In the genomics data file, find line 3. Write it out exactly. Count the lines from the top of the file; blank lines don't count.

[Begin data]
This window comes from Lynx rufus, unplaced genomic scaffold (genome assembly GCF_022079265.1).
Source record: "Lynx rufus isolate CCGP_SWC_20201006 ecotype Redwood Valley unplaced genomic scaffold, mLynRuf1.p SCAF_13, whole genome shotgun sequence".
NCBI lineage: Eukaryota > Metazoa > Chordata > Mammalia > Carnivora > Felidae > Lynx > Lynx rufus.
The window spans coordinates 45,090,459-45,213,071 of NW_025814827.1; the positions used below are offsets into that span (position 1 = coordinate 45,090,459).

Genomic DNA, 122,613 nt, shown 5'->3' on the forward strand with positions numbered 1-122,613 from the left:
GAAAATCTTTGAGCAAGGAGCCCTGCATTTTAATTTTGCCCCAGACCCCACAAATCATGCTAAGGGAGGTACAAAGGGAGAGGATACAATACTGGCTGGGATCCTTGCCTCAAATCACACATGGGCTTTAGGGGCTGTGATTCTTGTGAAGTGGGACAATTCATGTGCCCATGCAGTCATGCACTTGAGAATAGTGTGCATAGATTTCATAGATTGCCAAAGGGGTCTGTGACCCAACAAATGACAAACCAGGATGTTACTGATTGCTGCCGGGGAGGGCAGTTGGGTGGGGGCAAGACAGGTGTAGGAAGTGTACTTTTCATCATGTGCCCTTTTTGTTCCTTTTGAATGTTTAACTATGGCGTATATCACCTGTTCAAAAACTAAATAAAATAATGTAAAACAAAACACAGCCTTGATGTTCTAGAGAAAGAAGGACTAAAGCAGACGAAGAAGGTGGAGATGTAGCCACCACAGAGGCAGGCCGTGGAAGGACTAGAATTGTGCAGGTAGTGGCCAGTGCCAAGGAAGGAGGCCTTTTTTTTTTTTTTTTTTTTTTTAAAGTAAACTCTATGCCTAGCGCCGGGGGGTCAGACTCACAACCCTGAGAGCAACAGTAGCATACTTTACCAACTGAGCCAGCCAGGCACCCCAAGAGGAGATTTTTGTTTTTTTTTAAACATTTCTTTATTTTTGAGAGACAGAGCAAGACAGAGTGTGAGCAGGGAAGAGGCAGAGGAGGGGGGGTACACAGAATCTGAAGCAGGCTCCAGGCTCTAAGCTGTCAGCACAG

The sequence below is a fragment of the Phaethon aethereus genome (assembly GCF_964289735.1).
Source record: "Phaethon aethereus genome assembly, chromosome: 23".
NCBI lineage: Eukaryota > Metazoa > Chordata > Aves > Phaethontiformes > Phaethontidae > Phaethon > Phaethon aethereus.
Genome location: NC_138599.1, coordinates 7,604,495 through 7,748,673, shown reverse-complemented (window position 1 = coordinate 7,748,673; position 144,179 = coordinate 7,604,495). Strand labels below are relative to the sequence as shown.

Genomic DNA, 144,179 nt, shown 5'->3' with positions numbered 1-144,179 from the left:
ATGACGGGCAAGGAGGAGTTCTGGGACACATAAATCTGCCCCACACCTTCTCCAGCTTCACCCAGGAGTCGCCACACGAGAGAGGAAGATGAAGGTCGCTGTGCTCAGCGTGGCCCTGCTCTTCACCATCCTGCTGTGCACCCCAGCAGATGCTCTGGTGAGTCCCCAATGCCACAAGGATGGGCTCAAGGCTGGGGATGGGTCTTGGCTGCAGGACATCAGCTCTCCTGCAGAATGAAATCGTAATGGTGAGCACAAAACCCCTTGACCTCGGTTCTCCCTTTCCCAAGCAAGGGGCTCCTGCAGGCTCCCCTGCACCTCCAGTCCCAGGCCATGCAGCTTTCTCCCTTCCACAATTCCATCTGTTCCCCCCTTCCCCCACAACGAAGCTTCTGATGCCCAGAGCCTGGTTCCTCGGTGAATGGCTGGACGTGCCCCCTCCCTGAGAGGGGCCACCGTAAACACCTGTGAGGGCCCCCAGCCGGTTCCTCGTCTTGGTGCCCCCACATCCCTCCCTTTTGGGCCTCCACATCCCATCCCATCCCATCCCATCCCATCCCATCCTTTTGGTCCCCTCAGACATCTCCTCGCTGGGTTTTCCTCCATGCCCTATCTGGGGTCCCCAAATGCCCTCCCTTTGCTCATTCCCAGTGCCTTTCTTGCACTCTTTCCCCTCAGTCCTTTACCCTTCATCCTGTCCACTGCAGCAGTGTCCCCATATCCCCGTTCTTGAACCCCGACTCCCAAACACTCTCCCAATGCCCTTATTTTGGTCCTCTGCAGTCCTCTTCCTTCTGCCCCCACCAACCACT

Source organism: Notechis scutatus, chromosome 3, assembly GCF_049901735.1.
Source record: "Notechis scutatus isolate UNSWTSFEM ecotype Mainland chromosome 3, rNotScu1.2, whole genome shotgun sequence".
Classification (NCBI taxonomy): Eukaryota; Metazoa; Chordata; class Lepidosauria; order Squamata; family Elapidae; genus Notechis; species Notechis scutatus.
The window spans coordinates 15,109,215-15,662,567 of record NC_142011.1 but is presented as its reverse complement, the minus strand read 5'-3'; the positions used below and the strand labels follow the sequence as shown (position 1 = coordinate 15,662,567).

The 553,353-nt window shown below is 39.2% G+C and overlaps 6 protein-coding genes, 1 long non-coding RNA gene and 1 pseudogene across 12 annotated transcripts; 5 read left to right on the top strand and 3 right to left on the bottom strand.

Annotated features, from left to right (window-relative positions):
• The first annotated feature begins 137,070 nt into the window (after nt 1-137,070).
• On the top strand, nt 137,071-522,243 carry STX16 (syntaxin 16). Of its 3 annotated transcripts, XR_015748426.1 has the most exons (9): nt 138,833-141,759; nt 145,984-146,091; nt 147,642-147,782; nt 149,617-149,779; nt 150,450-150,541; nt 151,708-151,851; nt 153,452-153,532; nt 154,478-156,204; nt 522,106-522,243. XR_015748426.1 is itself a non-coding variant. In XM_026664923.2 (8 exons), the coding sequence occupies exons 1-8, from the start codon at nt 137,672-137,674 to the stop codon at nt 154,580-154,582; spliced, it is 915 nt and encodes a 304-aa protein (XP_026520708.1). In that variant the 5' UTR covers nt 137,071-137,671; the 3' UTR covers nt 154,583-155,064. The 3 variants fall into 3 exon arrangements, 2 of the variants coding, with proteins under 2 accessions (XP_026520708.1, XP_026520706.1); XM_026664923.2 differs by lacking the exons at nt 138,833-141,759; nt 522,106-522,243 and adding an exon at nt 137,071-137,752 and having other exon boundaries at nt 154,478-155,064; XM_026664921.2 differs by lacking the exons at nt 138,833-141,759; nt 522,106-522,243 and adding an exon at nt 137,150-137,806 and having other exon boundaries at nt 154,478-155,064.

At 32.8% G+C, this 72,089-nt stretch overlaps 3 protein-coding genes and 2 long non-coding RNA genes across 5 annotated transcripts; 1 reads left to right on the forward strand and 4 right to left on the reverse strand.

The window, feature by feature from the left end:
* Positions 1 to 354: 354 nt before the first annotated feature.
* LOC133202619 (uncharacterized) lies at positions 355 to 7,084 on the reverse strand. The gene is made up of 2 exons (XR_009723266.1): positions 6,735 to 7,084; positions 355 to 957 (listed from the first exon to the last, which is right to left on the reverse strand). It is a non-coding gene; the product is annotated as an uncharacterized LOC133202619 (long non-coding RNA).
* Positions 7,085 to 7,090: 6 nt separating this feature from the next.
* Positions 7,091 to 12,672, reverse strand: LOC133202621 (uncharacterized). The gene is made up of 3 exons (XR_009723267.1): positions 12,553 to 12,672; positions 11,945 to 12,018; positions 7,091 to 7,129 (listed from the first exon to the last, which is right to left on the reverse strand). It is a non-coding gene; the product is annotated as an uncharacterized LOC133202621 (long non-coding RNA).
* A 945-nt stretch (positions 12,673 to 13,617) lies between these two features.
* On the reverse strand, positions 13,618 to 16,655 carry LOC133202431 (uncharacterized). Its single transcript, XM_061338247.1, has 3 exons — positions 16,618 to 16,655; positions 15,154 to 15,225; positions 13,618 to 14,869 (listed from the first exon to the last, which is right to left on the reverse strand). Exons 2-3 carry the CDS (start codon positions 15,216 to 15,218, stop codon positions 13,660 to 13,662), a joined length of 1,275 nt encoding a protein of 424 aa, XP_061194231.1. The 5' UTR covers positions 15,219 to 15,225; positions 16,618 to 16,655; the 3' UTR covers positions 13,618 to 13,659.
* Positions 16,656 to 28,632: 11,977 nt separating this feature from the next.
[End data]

NCBI lineage: Eukaryota > Metazoa > Chordata > Mammalia > Carnivora > Felidae > Lynx > Lynx rufus.